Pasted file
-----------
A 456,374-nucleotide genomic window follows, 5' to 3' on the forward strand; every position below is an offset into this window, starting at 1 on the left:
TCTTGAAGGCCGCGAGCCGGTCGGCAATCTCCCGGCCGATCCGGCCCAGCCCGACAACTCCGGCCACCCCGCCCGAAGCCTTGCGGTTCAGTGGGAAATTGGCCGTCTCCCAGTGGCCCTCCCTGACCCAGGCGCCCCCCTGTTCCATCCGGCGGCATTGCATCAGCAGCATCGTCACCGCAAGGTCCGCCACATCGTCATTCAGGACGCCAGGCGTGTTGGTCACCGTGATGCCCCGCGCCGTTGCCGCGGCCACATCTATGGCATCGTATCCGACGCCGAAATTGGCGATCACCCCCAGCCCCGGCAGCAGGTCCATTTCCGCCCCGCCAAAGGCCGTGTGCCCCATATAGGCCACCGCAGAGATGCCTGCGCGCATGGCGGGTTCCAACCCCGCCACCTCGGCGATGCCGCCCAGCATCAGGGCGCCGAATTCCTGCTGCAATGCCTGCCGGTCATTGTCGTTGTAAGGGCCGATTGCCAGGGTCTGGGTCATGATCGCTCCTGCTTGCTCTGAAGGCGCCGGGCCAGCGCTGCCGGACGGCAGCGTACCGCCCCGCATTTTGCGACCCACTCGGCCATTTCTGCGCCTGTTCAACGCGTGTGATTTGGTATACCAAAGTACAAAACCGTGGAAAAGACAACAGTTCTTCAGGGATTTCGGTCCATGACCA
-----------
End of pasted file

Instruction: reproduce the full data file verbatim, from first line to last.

A 456,374-nucleotide genomic window follows, 5' to 3' on the forward strand; every position below is an offset into this window, starting at 1 on the left:
TCTTGAAGGCCGCGAGCCGGTCGGCAATCTCCCGGCCGATCCGGCCCAGCCCGACAACTCCGGCCACCCCGCCCGAAGCCTTGCGGTTCAGTGGGAAATTGGCCGTCTCCCAGTGGCCCTCCCTGACCCAGGCGCCCCCCTGTTCCATCCGGCGGCATTGCATCAGCAGCATCGTCACCGCAAGGTCCGCCACATCGTCATTCAGGACGCCAGGCGTGTTGGTCACCGTGATGCCCCGCGCCGTTGCCGCGGCCACATCTATGGCATCGTATCCGACGCCGAAATTGGCGATCACCCCCAGCCCCGGCAGCAGGTCCATTTCCGCCCCGCCAAAGGCCGTGTGCCCCATATAGGCCACCGCAGAGATGCCTGCGCGCATGGCGGGTTCCAACCCCGCCACCTCGGCGATGCCGCCCAGCATCAGGGCGCCGAATTCCTGCTGCAATGCCTGCCGGTCATTGTCGTTGTAAGGGCCGATTGCCAGGGTCTGGGTCATGATCGCTCCTGCTTGCTCTGAAGGCGCCGGGCCAGCGCTGCCGGACGGCAGCGTACCGCCCCGCATTTTGCGACCCACTCGGCCATTTCTGCGCCTGTTCAACGCGTGTGATTTGGTATACCAAAGTACAAAACCGTGGAAAAGACAACAGTTCTTCAGGGATTTCGGTCCATGACCA